Official Statements of War Aims and Peace Proposals, December 1916 to November 1918

By James Brown Scott | Go to book overview

OFFICIAL ITALIAN STATEMENT ON THE AUSTRIAN PROPOSAL1
September 18, 1918

The Italian Government up to the present has no knowledge of the Austrian peace note except from what has been published by telegraph agencies. If, however, the text supplied by correspondents is correct, the Italian Government must point out that the Austrian proposal aims at creating a phantom of peace negotiations without any real substance or probability of a practical issue. The recent declarations of members of the Austro-Hungarian and German Governments, which exclude any cession of territory and would establish as definitive the iniquitous treaties of Brest-Litovsk and Bucharest, make any useful opening of negotiations impossible.

The Entente Powers and the United States have widely made known their sincere desire for a just peace, and at the same time also on what essential bases this peace ought to be founded. On this point the Austrian note does not say a word. The same can be said, for instance, as regards that which more directly affects Italian aspirations. These are well known to the Austrian Government and are recognized by the Allies, and they can be summed up by stating that they aim at the attainment of national unity by the deliverance of the Italians hitherto subject to Austria and at the realization of conditions which are indispensable for the security of Italy.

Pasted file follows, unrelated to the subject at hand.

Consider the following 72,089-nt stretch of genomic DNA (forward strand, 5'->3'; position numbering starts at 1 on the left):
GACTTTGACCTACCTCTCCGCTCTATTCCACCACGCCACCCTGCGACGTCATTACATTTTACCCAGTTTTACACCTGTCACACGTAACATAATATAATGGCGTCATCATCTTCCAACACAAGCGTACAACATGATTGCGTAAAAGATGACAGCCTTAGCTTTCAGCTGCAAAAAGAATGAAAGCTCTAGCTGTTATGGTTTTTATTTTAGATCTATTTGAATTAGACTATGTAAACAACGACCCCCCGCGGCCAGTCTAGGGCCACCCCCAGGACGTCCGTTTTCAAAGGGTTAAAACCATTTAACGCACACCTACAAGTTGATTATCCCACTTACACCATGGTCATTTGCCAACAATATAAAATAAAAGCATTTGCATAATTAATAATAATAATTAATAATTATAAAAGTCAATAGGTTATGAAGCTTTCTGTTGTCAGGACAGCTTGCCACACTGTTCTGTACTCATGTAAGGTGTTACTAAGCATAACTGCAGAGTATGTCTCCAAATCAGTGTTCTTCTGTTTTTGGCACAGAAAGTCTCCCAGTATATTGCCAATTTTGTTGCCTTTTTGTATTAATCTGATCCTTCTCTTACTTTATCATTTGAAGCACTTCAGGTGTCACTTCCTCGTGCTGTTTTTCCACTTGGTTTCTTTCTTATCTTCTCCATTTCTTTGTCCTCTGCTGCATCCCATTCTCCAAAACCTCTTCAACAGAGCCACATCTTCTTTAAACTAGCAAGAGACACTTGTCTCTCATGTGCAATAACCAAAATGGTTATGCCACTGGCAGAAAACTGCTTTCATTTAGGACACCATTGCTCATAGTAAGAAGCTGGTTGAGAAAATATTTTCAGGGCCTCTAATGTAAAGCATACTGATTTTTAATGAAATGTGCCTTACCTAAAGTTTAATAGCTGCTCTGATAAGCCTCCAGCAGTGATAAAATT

Until the Austrian Government also recognizes these special aims, as well as the general and special aims for which all the Allies are unitedly fighting, Italy will not cease the struggle the object of which is to lead humanity to the better and safer shelter of a durable peace founded on liberty and justice.

____________________
1
Text in The Times, London, September 20, 1918, p. 5.

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